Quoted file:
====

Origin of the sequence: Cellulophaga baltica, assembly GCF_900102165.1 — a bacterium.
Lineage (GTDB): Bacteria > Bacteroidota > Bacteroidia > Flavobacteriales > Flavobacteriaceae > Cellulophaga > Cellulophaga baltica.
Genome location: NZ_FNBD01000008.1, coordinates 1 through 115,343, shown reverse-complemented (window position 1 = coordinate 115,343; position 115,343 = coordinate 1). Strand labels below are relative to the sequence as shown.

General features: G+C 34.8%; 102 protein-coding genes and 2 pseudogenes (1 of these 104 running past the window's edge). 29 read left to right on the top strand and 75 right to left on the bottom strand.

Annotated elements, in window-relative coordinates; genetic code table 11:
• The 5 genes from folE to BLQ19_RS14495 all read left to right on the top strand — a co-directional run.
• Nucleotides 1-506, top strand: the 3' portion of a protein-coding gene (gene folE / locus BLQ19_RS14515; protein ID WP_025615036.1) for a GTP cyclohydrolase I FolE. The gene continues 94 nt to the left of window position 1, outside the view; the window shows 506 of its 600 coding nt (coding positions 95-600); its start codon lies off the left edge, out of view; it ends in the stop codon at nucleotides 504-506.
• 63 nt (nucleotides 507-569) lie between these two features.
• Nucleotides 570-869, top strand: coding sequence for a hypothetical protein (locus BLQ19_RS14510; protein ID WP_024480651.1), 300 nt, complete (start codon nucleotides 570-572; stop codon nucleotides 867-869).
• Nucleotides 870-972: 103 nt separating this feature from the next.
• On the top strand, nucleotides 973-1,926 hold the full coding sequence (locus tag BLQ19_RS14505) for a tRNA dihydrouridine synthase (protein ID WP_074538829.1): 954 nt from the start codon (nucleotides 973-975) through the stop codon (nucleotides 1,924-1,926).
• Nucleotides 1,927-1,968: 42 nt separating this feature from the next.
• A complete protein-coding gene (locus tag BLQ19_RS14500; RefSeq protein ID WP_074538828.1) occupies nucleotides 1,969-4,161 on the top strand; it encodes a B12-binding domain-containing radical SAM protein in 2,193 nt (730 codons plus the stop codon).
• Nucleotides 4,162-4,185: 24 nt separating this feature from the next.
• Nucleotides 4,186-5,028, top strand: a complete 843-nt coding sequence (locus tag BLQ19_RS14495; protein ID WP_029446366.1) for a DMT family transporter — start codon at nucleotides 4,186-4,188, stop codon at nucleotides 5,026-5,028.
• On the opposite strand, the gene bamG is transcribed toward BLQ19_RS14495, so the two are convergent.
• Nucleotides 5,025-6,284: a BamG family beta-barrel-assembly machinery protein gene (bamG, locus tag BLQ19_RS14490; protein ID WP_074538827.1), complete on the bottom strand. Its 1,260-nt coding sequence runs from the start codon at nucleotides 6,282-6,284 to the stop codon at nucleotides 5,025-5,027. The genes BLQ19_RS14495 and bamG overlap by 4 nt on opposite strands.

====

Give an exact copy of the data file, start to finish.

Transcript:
Origin of the sequence: Cellulophaga baltica, assembly GCF_900102165.1 — a bacterium.
Lineage (GTDB): Bacteria > Bacteroidota > Bacteroidia > Flavobacteriales > Flavobacteriaceae > Cellulophaga > Cellulophaga baltica.
Genome location: NZ_FNBD01000008.1, coordinates 1 through 115,343, shown reverse-complemented (window position 1 = coordinate 115,343; position 115,343 = coordinate 1). Strand labels below are relative to the sequence as shown.

General features: G+C 34.8%; 102 protein-coding genes and 2 pseudogenes (1 of these 104 running past the window's edge). 29 read left to right on the top strand and 75 right to left on the bottom strand.

Annotated elements, in window-relative coordinates; genetic code table 11:
• The 5 genes from folE to BLQ19_RS14495 all read left to right on the top strand — a co-directional run.
• Nucleotides 1-506, top strand: the 3' portion of a protein-coding gene (gene folE / locus BLQ19_RS14515; protein ID WP_025615036.1) for a GTP cyclohydrolase I FolE. The gene continues 94 nt to the left of window position 1, outside the view; the window shows 506 of its 600 coding nt (coding positions 95-600); its start codon lies off the left edge, out of view; it ends in the stop codon at nucleotides 504-506.
• 63 nt (nucleotides 507-569) lie between these two features.
• Nucleotides 570-869, top strand: coding sequence for a hypothetical protein (locus BLQ19_RS14510; protein ID WP_024480651.1), 300 nt, complete (start codon nucleotides 570-572; stop codon nucleotides 867-869).
• Nucleotides 870-972: 103 nt separating this feature from the next.
• On the top strand, nucleotides 973-1,926 hold the full coding sequence (locus tag BLQ19_RS14505) for a tRNA dihydrouridine synthase (protein ID WP_074538829.1): 954 nt from the start codon (nucleotides 973-975) through the stop codon (nucleotides 1,924-1,926).
• Nucleotides 1,927-1,968: 42 nt separating this feature from the next.
• A complete protein-coding gene (locus tag BLQ19_RS14500; RefSeq protein ID WP_074538828.1) occupies nucleotides 1,969-4,161 on the top strand; it encodes a B12-binding domain-containing radical SAM protein in 2,193 nt (730 codons plus the stop codon).
• Nucleotides 4,162-4,185: 24 nt separating this feature from the next.
• Nucleotides 4,186-5,028, top strand: a complete 843-nt coding sequence (locus tag BLQ19_RS14495; protein ID WP_029446366.1) for a DMT family transporter — start codon at nucleotides 4,186-4,188, stop codon at nucleotides 5,026-5,028.
• On the opposite strand, the gene bamG is transcribed toward BLQ19_RS14495, so the two are convergent.
• Nucleotides 5,025-6,284: a BamG family beta-barrel-assembly machinery protein gene (bamG, locus tag BLQ19_RS14490; protein ID WP_074538827.1), complete on the bottom strand. Its 1,260-nt coding sequence runs from the start codon at nucleotides 6,282-6,284 to the stop codon at nucleotides 5,025-5,027. The genes BLQ19_RS14495 and bamG overlap by 4 nt on opposite strands.